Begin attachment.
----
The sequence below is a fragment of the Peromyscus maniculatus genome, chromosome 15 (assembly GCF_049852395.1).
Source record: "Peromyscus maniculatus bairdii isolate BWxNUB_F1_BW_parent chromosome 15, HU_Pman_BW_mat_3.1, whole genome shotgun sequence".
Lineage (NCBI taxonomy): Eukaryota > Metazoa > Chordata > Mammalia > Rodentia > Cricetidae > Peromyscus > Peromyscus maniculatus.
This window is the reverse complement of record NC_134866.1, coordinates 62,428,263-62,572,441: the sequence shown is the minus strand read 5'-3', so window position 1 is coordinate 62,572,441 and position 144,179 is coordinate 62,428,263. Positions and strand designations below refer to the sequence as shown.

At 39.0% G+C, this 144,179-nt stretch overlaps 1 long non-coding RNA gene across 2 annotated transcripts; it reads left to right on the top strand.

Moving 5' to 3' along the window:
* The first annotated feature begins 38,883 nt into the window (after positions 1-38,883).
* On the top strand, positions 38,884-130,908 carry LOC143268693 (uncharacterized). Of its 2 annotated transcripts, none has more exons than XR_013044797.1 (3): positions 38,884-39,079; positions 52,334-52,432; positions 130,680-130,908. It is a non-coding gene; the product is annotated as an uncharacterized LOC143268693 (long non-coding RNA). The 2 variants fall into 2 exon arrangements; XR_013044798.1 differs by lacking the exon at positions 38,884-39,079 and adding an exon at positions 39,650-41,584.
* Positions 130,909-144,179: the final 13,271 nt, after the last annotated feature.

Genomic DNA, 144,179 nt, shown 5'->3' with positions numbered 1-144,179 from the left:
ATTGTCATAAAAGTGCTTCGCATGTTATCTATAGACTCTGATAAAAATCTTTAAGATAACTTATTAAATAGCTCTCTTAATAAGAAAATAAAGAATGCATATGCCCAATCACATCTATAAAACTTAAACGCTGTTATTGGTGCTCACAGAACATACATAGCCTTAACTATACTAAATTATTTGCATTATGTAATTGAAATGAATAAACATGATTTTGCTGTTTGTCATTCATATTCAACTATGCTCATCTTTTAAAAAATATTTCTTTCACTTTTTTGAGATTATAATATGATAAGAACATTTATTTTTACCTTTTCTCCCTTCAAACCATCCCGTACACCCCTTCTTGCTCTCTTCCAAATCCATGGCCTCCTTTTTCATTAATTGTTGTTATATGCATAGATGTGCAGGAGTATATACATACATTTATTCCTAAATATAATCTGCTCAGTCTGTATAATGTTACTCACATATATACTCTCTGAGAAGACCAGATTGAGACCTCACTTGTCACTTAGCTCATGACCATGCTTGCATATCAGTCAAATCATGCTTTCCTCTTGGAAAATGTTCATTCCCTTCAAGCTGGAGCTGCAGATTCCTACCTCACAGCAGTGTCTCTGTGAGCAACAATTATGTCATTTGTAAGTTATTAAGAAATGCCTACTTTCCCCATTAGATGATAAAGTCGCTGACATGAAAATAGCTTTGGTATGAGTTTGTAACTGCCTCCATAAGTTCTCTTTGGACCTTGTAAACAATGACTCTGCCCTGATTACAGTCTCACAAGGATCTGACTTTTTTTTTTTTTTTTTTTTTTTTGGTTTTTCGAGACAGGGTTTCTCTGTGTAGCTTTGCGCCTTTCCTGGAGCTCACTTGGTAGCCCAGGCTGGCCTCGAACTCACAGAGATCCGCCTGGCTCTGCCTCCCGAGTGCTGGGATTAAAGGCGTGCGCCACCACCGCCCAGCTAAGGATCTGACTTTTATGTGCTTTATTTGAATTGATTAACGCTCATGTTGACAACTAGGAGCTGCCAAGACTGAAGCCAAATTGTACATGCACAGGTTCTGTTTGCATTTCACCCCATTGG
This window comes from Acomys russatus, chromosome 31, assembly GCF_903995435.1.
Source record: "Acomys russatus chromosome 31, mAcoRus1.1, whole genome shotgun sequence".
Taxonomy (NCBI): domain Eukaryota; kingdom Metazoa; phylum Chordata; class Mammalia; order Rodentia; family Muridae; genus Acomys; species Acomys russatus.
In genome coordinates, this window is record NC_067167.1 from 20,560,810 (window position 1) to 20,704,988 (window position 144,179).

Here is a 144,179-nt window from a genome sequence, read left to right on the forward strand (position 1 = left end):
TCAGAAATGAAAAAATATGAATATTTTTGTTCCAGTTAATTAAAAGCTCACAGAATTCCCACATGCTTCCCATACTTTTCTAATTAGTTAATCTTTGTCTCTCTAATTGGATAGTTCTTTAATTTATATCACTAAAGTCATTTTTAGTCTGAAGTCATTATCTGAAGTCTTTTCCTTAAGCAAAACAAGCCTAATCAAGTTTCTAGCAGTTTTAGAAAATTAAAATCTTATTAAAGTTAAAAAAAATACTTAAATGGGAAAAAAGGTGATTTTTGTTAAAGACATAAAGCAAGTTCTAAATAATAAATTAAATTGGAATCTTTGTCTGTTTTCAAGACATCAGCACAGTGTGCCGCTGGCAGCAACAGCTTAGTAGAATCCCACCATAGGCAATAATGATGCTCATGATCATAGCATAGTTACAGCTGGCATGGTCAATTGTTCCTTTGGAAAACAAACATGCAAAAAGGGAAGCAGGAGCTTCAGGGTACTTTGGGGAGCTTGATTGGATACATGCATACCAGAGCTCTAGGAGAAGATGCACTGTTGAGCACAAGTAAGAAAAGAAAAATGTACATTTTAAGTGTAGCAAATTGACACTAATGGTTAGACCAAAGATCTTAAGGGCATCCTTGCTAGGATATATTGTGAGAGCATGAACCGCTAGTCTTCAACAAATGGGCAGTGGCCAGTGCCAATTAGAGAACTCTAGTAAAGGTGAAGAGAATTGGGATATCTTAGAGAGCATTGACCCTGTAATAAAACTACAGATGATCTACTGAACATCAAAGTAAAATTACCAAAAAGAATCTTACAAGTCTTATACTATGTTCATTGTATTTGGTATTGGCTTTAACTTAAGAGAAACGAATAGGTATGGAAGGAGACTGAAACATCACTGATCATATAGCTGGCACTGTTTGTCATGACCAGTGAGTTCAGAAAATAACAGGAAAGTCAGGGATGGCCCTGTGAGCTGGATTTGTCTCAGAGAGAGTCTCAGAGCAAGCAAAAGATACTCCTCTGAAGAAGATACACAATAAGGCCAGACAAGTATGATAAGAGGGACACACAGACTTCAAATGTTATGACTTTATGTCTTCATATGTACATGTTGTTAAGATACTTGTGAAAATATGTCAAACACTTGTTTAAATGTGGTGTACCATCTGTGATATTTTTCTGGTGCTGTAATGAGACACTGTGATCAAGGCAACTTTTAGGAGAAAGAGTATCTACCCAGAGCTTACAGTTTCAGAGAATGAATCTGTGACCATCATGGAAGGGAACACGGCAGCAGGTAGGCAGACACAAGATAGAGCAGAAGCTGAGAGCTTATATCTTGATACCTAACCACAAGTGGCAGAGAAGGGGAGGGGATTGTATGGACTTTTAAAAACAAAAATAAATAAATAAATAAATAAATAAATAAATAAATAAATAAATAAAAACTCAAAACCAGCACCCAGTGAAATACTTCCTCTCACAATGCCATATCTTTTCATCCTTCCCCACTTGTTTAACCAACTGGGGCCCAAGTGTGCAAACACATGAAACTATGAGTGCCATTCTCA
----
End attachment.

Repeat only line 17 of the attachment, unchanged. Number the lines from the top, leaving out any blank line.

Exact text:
TCAGAAATGAAAAAATATGAATATTTTTGTTCCAGTTAATTAAAAGCTCACAGAATTCCCACATGCTTCCCATACTTTTCTAATTAGTTAATCTTTGTCTCTCTAATTGGATAGTTCTTTAATTTATATCACTAAAGTCATTTTTAGTCTGAAGTCATTATCTGAAGTCTTTTCCTTAAGCAAAACAAGCCTAATCAAGTTTCTAGCAGTTTTAGAAAATTAAAATCTTATTAAAGTTAAAAAAAATACTTAAATGGGAAAAAAGGTGATTTTTGTTAAAGACATAAAGCAAGTTCTAAATAATAAATTAAATTGGAATCTTTGTCTGTTTTCAAGACATCAGCACAGTGTGCCGCTGGCAGCAACAGCTTAGTAGAATCCCACCATAGGCAATAATGATGCTCATGATCATAGCATAGTTACAGCTGGCATGGTCAATTGTTCCTTTGGAAAACAAACATGCAAAAAGGGAAGCAGGAGCTTCAGGGTACTTTGGGGAGCTTGATTGGATACATGCATACCAGAGCTCTAGGAGAAGATGCACTGTTGAGCACAAGTAAGAAAAGAAAAATGTACATTTTAAGTGTAGCAAATTGACACTAATGGTTAGACCAAAGATCTTAAGGGCATCCTTGCTAGGATATATTGTGAGAGCATGAACCGCTAGTCTTCAACAAATGGGCAGTGGCCAGTGCCAATTAGAGAACTCTAGTAAAGGTGAAGAGAATTGGGATATCTTAGAGAGCATTGACCCTGTAATAAAACTACAGATGATCTACTGAACATCAAAGTAAAATTACCAAAAAGAATCTTACAAGTCTTATACTATGTTCATTGTATTTGGTATTGGCTTTAACTTAAGAGAAACGAATAGGTATGGAAGGAGACTGAAACATCACTGATCATATAGCTGGCACTGTTTGTCATGACCAGTGAGTTCAGAAAATAACAGGAAAGTCAGGGATGGCCCTGTGAGCTGGATTTGTCTCAGAGAGAGTCTCAGAGCAAGCAAAAGATACTCCTCTGAAGAAGATACACAATAAGGCCAGACAAGTATGATAAGAGGGACACACAGACTTCAAATGTTATGACTTTATGTCTTCATATGTACATGTTGTTAAGATACTTGTGAAAATATGTCAAACACTTGTTTAAATGTGGTGTACCATCTGTGATATTTTTCTGGTGCTGTAATGAGACACTGTGATCAAGGCAACTTTTAGGAGAAAGAGTATCTACCCAGAGCTTACAGTTTCAGAGAATGAATCTGTGACCATCATGGAAGGGAACACGGCAGCAGGTAGGCAGACACAAGATAGAGCAGAAGCTGAGAGCTTATATCTTGATACCTAACCACAAGTGGCAGAGAAGGGGAGGGGATTGTATGGACTTTTAAAAACAAAAATAAATAAATAAATAAATAAATAAATAAATAAATAAATAAATAAAAACTCAAAACCAGCACCCAGTGAAATACTTCCTCTCACAATGCCATATCTTTTCATCCTTCCCCACTTGTTTAACCAACTGGGGCCCAAGTGTGCAAACACATGAAACTATGAGTGCCATTCTCA